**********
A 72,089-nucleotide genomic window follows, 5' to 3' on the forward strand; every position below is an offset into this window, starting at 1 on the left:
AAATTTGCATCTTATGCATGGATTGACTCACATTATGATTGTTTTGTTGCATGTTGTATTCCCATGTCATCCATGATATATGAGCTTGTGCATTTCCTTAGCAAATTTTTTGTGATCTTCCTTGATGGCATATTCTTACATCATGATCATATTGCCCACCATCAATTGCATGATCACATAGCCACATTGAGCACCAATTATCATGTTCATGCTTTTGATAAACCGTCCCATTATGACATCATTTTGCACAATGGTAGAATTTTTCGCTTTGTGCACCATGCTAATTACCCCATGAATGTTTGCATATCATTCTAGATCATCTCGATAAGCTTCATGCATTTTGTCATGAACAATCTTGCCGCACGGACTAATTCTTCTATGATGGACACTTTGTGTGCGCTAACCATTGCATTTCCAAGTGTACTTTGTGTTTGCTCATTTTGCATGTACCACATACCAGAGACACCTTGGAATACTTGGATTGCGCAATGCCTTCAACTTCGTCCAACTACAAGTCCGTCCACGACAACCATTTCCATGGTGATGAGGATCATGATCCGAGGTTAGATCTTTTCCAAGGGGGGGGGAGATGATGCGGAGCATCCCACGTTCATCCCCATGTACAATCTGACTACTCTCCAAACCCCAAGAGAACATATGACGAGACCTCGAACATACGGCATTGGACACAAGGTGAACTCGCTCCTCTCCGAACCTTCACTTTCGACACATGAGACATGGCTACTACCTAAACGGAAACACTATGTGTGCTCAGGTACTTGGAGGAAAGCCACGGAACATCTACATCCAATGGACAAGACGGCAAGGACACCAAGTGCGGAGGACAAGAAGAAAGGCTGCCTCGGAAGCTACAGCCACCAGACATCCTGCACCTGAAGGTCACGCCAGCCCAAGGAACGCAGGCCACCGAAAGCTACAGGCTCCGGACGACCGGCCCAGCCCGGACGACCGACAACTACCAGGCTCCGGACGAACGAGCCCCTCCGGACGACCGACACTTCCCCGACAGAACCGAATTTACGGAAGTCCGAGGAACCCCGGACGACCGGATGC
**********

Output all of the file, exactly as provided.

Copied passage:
A 72,089-nucleotide genomic window follows, 5' to 3' on the forward strand; every position below is an offset into this window, starting at 1 on the left:
AAATTTGCATCTTATGCATGGATTGACTCACATTATGATTGTTTTGTTGCATGTTGTATTCCCATGTCATCCATGATATATGAGCTTGTGCATTTCCTTAGCAAATTTTTTGTGATCTTCCTTGATGGCATATTCTTACATCATGATCATATTGCCCACCATCAATTGCATGATCACATAGCCACATTGAGCACCAATTATCATGTTCATGCTTTTGATAAACCGTCCCATTATGACATCATTTTGCACAATGGTAGAATTTTTCGCTTTGTGCACCATGCTAATTACCCCATGAATGTTTGCATATCATTCTAGATCATCTCGATAAGCTTCATGCATTTTGTCATGAACAATCTTGCCGCACGGACTAATTCTTCTATGATGGACACTTTGTGTGCGCTAACCATTGCATTTCCAAGTGTACTTTGTGTTTGCTCATTTTGCATGTACCACATACCAGAGACACCTTGGAATACTTGGATTGCGCAATGCCTTCAACTTCGTCCAACTACAAGTCCGTCCACGACAACCATTTCCATGGTGATGAGGATCATGATCCGAGGTTAGATCTTTTCCAAGGGGGGGGGAGATGATGCGGAGCATCCCACGTTCATCCCCATGTACAATCTGACTACTCTCCAAACCCCAAGAGAACATATGACGAGACCTCGAACATACGGCATTGGACACAAGGTGAACTCGCTCCTCTCCGAACCTTCACTTTCGACACATGAGACATGGCTACTACCTAAACGGAAACACTATGTGTGCTCAGGTACTTGGAGGAAAGCCACGGAACATCTACATCCAATGGACAAGACGGCAAGGACACCAAGTGCGGAGGACAAGAAGAAAGGCTGCCTCGGAAGCTACAGCCACCAGACATCCTGCACCTGAAGGTCACGCCAGCCCAAGGAACGCAGGCCACCGAAAGCTACAGGCTCCGGACGACCGGCCCAGCCCGGACGACCGACAACTACCAGGCTCCGGACGAACGAGCCCCTCCGGACGACCGACACTTCCCCGACAGAACCGAATTTACGGAAGTCCGAGGAACCCCGGACGACCGGATGC